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FEDERAL RESERVE BANK OF RICHMOND

MONTHLY
REVIEW




A SEASONALLY ADJUSTED WORLD
THE CENSUS SEASONAL ADJUSTMENT TECHNIQUE
One of those anonymous seasoned observers of the
economic scene allegedly said that, seasonally ad­
justed, the Great Lakes never freeze. Another com ­
monplace is that a camel, seasonally adjusted, might
well be a horse. In any event, the U. S. Department
of Labor reported that the unemployment rate in
January was 4.2% , but seasonally adjusted it was
only 3.9% . It later reported that the Consumer
Price Index increased at an annual rate of 7.2% in
April, but that the seasonally adjusted rate was only
6 % . It is probably of precious little consolation to
the consumer when he purchases groceries to know
that part of the rising prices is only seasonal in
nature, but the knowledge should help him to plan
his future purchases. Th e business conditions
analyst, on the other hand, finds it essential to know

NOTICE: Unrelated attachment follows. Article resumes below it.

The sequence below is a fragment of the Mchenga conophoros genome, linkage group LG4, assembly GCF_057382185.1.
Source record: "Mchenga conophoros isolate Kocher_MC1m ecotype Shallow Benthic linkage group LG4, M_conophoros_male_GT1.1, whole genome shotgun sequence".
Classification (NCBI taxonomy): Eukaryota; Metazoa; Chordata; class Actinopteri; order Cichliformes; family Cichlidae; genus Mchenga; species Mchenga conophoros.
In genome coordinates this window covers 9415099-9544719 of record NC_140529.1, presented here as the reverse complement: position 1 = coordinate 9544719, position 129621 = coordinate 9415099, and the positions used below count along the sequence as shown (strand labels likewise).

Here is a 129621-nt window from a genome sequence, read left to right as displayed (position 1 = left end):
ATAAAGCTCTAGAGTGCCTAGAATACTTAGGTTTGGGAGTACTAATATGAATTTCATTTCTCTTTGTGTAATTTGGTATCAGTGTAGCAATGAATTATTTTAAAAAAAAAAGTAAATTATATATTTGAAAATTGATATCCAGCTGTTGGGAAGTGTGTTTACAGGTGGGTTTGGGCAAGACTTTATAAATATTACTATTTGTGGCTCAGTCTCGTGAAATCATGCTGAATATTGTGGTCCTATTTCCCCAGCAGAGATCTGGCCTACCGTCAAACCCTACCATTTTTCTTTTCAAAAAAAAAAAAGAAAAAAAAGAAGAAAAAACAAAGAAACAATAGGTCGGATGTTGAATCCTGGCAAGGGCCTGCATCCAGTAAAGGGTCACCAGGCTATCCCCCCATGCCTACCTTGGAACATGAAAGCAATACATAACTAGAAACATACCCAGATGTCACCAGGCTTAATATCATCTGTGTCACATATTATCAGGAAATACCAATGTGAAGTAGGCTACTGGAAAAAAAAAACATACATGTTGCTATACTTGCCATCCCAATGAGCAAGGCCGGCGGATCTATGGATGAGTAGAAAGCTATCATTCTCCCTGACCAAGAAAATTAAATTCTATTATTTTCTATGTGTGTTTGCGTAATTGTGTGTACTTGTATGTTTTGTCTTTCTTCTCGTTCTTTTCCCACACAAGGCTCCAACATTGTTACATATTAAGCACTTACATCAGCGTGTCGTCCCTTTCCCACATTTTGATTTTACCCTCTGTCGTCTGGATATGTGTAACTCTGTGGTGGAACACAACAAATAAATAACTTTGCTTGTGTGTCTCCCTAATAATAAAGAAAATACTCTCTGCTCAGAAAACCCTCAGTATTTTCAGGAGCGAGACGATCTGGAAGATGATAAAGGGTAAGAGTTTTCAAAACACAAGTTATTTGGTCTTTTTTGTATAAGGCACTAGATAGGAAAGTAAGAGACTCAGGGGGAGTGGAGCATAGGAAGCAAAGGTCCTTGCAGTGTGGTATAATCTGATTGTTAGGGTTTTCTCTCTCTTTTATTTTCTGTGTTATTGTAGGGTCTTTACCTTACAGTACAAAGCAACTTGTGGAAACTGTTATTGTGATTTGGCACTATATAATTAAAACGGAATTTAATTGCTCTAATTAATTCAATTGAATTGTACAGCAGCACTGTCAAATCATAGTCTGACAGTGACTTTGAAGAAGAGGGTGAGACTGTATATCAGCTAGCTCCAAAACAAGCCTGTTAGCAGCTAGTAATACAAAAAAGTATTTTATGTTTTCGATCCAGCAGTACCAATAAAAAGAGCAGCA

whether a given rise in prices is seasonal in nature.
The seasonality of price changes even affects his fore­
cast of economic policies, for if prices are likely to
fall later in the year, policy makers would not be ex­
pected to impose any new anti-inflationary measures.
A s a general rule, policy making is greatly in­
fluenced by seasonal adjustment procedures. A
policy maker or business analyst needs to know
whether an increase or decrease in a series of busi­
ness data is seasonal in nature or whether it might
indicate a longer-term tendency of the economy. A
business strategy designed to cope with long-term
tendencies might well be different from one designed
to remedy seasonality. For example, one would ex­
pect dog sled sales in July to be less than in January.
A policy prescription to remove some of the sea­
sonality in those sales might be aimed toward find­
ing some summer use for a dog sled. On the other
hand, if sales are falling below what would be ex­
pected after allowing for seasonal influences, a dif­
ferent set of forces are probably responsible for the
decline. This set of forces could include such things
as declining consumer income, relative price and cost
changes, changes in consumer tastes (away from
dogs toward snowmobiles), etc.